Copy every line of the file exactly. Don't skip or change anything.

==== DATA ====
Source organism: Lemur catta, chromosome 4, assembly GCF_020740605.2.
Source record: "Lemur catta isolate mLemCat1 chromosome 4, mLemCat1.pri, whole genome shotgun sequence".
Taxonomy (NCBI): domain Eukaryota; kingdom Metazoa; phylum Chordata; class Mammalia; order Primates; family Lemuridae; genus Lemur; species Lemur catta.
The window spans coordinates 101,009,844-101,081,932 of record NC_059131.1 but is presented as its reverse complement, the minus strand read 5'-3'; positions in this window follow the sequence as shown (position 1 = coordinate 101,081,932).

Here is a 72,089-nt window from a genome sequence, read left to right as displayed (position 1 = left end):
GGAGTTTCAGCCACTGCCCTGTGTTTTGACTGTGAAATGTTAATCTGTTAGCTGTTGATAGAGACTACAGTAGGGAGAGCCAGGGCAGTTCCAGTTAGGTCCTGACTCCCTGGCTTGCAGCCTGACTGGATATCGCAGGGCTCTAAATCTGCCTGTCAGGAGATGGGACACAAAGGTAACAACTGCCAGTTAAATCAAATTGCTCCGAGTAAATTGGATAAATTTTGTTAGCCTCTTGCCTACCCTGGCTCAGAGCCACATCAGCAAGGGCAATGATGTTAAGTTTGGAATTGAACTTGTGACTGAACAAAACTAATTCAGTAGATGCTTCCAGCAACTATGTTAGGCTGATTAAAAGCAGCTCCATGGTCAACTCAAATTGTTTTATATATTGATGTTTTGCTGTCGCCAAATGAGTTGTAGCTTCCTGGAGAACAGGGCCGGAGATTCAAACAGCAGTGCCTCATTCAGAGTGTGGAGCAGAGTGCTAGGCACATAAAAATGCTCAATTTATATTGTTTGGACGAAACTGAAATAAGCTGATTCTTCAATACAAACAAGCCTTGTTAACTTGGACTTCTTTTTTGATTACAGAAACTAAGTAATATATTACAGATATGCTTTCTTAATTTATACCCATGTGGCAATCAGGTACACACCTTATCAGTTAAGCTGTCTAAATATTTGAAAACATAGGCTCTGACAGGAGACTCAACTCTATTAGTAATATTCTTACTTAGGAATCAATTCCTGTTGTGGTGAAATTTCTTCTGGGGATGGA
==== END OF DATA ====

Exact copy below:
Source organism: Lemur catta, chromosome 4, assembly GCF_020740605.2.
Source record: "Lemur catta isolate mLemCat1 chromosome 4, mLemCat1.pri, whole genome shotgun sequence".
Taxonomy (NCBI): domain Eukaryota; kingdom Metazoa; phylum Chordata; class Mammalia; order Primates; family Lemuridae; genus Lemur; species Lemur catta.
The window spans coordinates 101,009,844-101,081,932 of record NC_059131.1 but is presented as its reverse complement, the minus strand read 5'-3'; positions in this window follow the sequence as shown (position 1 = coordinate 101,081,932).

Here is a 72,089-nt window from a genome sequence, read left to right as displayed (position 1 = left end):
GGAGTTTCAGCCACTGCCCTGTGTTTTGACTGTGAAATGTTAATCTGTTAGCTGTTGATAGAGACTACAGTAGGGAGAGCCAGGGCAGTTCCAGTTAGGTCCTGACTCCCTGGCTTGCAGCCTGACTGGATATCGCAGGGCTCTAAATCTGCCTGTCAGGAGATGGGACACAAAGGTAACAACTGCCAGTTAAATCAAATTGCTCCGAGTAAATTGGATAAATTTTGTTAGCCTCTTGCCTACCCTGGCTCAGAGCCACATCAGCAAGGGCAATGATGTTAAGTTTGGAATTGAACTTGTGACTGAACAAAACTAATTCAGTAGATGCTTCCAGCAACTATGTTAGGCTGATTAAAAGCAGCTCCATGGTCAACTCAAATTGTTTTATATATTGATGTTTTGCTGTCGCCAAATGAGTTGTAGCTTCCTGGAGAACAGGGCCGGAGATTCAAACAGCAGTGCCTCATTCAGAGTGTGGAGCAGAGTGCTAGGCACATAAAAATGCTCAATTTATATTGTTTGGACGAAACTGAAATAAGCTGATTCTTCAATACAAACAAGCCTTGTTAACTTGGACTTCTTTTTTGATTACAGAAACTAAGTAATATATTACAGATATGCTTTCTTAATTTATACCCATGTGGCAATCAGGTACACACCTTATCAGTTAAGCTGTCTAAATATTTGAAAACATAGGCTCTGACAGGAGACTCAACTCTATTAGTAATATTCTTACTTAGGAATCAATTCCTGTTGTGGTGAAATTTCTTCTGGGGATGGA